The Fire In Burn City Is Hotter Than Ever, And 3K Are Leading The Way

  • The Fire In Burn City Is Hotter Than Ever, And 3K Are Leading The Way

    1300 and 3K
    3K. Photo by @wrightbulb.

    Months of planning went into Melbourne hip-hop trio 3K's hometown launch show for their City Of Fever EP. After all, they've had a lot of time to think over the last couple of years.  Playing to a packed crowd at the revered Howler was a reminder of just how far hip-hop and R&B have come in Australia in recent times - and it was a look at what's possible over the coming years. The night was also an example of the power of community, and the bond that exists between the artists that make up Picked Last, the collective that includes 3K and a host of other Melbourne artists. Describing the experience of being on stage, 3K explains that "it felt incredible to see everyone cheering and going wild to what we spent so much time working on." 

    To help make the night a success, 3K (made up of Beluga, Benny Lago and Eissa) brought along the ever-exciting 1300, as well as two fellow Picked Last members: CD and Fokage. Both artists are part of PL, with CD's silky-smooth take on timeless R&B proving to be a favourite with the audience (the performance of her 2020 single Mr. MIA saw one of the biggest crowd reactions of the night), while Fokage held it down with well-crafted DJ sets in between the performances.

    Playing at the City Of Fever launch is an experience that CD won't soon forget, remarking, "I had been doing shows frequently in the weeks/months leading up to the gig, but at a smaller scale. Knowing 3K were going to attract a larger audience, as well as having the chance to  support people I consider family was all the more motivation to put on a good show that night, so I prepared as much as possible. I changed up my set and played some new songs, and it turned out to be one of my favourite sets to date." The love that each artist received from the crowd was immense, while each act was just as hyped to be in the crowd watching their fellow artists perform. Whether you were a first-time attendee to a 3K show, or a long-time devotee, it's hard to imagine a more appreciative live music crowd.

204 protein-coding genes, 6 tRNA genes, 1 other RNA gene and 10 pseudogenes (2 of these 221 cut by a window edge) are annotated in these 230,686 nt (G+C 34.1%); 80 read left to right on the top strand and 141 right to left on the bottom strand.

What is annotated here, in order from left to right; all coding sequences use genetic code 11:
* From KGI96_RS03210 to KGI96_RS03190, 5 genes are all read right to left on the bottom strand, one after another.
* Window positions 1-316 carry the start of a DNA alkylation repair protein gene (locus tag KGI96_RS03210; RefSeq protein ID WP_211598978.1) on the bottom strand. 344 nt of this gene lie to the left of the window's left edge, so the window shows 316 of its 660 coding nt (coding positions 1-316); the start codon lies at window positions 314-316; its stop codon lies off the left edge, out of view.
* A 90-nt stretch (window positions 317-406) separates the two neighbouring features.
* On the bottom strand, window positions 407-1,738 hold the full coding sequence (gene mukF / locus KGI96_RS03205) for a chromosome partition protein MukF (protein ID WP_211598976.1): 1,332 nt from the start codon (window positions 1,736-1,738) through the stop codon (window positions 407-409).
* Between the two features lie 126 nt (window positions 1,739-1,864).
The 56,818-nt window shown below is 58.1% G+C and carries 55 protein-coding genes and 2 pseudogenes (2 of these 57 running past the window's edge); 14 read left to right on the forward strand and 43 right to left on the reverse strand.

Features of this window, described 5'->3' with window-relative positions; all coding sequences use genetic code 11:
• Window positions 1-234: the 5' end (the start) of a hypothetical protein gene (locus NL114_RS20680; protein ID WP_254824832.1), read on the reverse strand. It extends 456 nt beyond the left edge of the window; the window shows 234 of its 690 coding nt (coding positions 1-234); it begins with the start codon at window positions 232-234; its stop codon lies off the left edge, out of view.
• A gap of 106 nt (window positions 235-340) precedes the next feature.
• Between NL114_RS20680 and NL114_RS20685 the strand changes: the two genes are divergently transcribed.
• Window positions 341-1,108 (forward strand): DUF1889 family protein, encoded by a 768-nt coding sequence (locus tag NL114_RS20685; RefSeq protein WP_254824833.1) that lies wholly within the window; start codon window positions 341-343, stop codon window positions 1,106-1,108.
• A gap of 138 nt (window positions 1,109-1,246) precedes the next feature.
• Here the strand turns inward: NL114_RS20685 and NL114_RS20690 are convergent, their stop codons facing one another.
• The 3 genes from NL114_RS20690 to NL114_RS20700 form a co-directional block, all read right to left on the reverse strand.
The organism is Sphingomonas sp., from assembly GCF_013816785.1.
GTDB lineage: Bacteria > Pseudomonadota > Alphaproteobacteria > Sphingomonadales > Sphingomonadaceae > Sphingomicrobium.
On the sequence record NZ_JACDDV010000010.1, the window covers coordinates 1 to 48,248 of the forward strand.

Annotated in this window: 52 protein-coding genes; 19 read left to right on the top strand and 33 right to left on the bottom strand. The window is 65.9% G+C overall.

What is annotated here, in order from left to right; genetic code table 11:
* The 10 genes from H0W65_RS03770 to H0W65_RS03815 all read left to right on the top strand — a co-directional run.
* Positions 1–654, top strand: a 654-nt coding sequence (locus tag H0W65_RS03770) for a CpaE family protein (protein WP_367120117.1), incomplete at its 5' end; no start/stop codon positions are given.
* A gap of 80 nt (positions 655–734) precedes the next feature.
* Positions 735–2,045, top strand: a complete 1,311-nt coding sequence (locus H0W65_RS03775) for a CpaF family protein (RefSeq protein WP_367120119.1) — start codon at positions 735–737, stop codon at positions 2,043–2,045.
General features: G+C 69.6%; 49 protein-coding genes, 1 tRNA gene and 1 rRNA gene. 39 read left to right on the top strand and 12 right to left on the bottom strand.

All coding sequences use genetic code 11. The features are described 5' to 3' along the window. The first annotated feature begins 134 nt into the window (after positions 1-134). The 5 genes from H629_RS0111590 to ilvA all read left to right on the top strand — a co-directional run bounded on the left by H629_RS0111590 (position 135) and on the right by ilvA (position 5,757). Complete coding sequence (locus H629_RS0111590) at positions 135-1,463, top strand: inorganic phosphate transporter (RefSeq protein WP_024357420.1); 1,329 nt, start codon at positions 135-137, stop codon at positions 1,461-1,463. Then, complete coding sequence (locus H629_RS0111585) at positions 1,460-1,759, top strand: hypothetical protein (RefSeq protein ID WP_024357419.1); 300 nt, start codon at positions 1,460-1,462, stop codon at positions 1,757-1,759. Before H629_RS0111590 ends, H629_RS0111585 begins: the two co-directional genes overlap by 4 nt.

CD and Fokage
    CD and Fokage. Photos by @wrightbulb.

    All the artists on the bill were hand-picked by 3K - "1300 and CD were our dream supports, to us they’re family, and it was great to grace the stage with them" - and it was a night that celebrated the ever-growing bond between the Sydney and Melbourne scenes. 1300's performance did more to strengthen the relationship between the two East Coast capital cities than a lifetime's worth of major newspaper op-eds could ever hope to achieve. Arguing about which city has better coffee is a waste of time when you've got artists from both communities coming together like this.

    Main support 1300 are arguably on the hottest streak in Australia right now, and judging by the unreleased tracks that they played on the night, that's only set to continue. Their debut mixtape, Foreign Language, is set to be released on April 29th, and the five-piece mixed in upcoming tracks from the project seamlessly alongside fiery performances of recent singles Oldboy and Rocksta. Whether they were rapping in Korean or English, the crowd was hooked - and once the group threw in a few dance moves, it was on for young and old. By the time 1300 left the stage, it was evident to all those in the room that future live appearances in Melbourne are going to be box-office events.

    1300. Photo by @wrightbulb.